I use a Series 2 XBee and a breakout board from SparkFun (to attach the XBee to a circuit board) to send information about the status of the garage doors to another XBee in my bedroom. The two magnetic contact switches are connected to digital input pins on the XBee, and the XBee is set up to send the status of the two pins every two seconds.

Here’s a picture of the interior of the remote:

And here’s the exterior (I used a project box I purchased from Radio Shack):

And here it is installed:


A second XBee is attached to an Arduino (via an XBee shield from sparkfun). It listens for the open/closed status from the remote XBee and turns on one of a pair of LEDs for each door: red for open (bad) and green for closed (good). Since I have one large garage door and one small one, I use 10mm LEDs for the large door and 5mm LEDs for the small door.

Here’s the original version of the indicators, breadboarded (though with all 5mm LEDs, using a pairs of LEDs for the large door and single LEDs for the small door…the 10mm LEDs hadn’t arrived in the mail yet):

For the final version, I used a cigar box, which I thought would look nicer on my dresser than a plastic project box. I added a lot of bells and whistles. The trickiest part was that the walls of the cigar box are rather thick, and so you have to counter-sink the parts a bit, as they are generally designed for the thinner plastic walls of a project box. And if you counter-sink something, you have to use care in whether to drill the big hole or the small hole first (do the big hole first), and you have to get the size and depth right in the first place; you can’t go back and counter-sink after you’ve drilled the smaller hole.

Here’s the interior:

In addition to the red/green LEDs for the open/closed indicators, there’s a yellow LED to indicate that the XBee is getting a signal, a power jack, an on/off switch, a potentiometer (with a cap) to adjust the brightness of the LEDs, a photoresistor (light sensor), and a button to switch between using the pot or the light sensor to determine the brightness of the LEDs. The light sensor works really well, so I’m really just using that. I’d originally planned to attach the pot directly to the LEDs, but in the end I have everything connected to pins on the arduino and I just use software to read the button/pot/light sensor states and control the LEDs’ brightness.

Here’s the exterior of the indicator box:

Actually, those pictures are before I’d quite finished: the pot is just sitting inside, and I’d not yet added the button or the light sensor.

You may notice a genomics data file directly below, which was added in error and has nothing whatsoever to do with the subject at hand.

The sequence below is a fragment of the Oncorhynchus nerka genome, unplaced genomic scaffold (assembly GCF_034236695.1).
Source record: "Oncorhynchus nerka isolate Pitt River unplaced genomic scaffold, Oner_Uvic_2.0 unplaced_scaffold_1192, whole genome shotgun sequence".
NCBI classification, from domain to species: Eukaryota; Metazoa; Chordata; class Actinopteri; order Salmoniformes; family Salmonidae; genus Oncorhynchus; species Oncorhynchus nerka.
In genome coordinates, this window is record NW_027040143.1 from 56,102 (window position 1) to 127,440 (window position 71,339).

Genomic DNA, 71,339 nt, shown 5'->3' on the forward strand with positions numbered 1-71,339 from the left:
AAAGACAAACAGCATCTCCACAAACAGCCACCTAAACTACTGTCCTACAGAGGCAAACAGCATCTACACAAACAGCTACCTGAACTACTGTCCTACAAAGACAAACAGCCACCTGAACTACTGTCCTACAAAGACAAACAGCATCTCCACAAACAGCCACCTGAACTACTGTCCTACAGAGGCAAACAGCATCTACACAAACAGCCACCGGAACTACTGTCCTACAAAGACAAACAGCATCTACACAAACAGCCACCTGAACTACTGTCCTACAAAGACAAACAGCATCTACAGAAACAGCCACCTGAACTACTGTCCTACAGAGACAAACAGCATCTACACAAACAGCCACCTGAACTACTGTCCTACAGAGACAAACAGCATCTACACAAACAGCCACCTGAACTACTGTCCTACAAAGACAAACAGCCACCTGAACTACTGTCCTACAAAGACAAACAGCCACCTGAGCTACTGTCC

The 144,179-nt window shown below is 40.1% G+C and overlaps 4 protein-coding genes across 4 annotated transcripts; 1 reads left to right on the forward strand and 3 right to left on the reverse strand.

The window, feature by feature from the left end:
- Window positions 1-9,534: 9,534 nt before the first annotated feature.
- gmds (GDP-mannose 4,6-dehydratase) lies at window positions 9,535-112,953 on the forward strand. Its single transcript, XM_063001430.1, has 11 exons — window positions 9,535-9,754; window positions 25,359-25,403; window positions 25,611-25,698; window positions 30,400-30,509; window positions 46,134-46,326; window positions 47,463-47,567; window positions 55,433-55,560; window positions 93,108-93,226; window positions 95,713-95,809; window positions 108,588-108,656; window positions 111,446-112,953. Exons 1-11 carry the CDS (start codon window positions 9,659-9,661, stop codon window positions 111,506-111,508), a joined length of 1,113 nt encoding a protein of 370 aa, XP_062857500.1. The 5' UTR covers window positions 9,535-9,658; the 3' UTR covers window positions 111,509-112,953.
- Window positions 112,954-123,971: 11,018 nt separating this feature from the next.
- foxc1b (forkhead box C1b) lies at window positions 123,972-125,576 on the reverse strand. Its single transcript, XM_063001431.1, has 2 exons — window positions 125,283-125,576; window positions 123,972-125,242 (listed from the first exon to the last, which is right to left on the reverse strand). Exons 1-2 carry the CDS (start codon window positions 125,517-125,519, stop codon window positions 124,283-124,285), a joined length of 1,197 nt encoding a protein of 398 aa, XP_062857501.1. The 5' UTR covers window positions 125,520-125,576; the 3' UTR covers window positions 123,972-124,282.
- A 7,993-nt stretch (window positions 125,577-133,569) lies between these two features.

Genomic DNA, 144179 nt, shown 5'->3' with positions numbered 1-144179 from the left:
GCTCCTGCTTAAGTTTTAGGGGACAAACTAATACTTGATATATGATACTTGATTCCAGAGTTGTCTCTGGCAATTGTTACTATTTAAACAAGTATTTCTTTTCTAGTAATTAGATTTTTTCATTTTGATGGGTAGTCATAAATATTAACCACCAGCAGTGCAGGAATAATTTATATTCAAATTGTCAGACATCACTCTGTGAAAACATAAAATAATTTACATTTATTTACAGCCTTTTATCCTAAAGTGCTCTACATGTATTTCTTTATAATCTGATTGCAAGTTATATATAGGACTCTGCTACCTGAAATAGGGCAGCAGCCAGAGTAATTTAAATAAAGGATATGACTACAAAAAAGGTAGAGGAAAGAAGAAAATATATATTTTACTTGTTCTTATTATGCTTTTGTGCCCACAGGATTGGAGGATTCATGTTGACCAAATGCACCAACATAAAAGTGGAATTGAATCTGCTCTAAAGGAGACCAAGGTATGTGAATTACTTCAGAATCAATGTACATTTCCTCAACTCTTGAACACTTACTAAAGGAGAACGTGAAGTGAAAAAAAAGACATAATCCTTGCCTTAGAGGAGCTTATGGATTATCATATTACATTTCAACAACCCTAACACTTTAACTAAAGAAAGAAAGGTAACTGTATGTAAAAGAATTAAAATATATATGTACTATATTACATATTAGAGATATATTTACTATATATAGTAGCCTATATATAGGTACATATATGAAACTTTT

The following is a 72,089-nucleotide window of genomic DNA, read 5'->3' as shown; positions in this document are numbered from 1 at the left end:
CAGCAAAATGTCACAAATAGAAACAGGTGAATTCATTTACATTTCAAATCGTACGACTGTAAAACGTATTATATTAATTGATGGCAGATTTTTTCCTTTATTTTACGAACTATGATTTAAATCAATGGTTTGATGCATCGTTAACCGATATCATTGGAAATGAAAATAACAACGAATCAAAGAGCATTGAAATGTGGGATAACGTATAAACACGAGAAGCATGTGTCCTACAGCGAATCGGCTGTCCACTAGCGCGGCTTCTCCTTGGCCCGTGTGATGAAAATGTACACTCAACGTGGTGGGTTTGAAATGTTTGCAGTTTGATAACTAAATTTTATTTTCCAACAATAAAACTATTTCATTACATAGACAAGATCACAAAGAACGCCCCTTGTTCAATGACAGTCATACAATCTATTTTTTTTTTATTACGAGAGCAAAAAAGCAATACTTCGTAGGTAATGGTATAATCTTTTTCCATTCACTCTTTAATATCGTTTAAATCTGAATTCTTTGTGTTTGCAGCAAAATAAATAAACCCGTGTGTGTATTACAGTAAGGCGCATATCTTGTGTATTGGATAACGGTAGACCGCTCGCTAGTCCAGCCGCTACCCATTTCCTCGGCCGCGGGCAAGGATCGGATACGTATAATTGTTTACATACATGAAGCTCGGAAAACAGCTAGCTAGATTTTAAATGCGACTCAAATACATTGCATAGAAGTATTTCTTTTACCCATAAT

Here’s the completed interior:

Here’s the completed exterior. The photo sensor is on the top, toward the right rear. The pot and button are on the left side.

A few issues

Power jack

I drilled too big a hole for the power jack in the back. I guess I didn’t measure properly. But the toggle switch came with a metal plate that I wasn’t going to use and which worked perfectly to cover over my mistake. And it’s on the back, anyway. (One side of the plate is labeled on/off, but the other side is blank and so worked nicely.)

Upside-down XBee becoming detached

The remote XBee, which is hanging upside down in the garage, tended to become detached. I strapped it to the circuit board using a zip tie:

Stuck reed switch

One of the reed switches tends to get stuck, and so one of the garage door indicators has a tendency to say it’s closed when it’s really open, and this is the smaller garage door which tends to be the problem one and is really the whole reason for this project!

It took a while to figure this out. At first, I thought that the XBee was over-heating (it was really hot at the end of July), and so I drilled some holes on the side of the project box. But that didn’t help.

I then tried swapping the XBee pins for the two doors. (I should have tried that first!) The problem was still with the particular garage door, so this indicated that it was not the XBee but the reed switch for the small garage door.

I then flicked the reed switch with my finger, and that did it. And every time since, when the indicator stops working, if I give it a quick tap, that fixes the problem. So it’s clear that the reed switch is getting stuck with the circuit closed.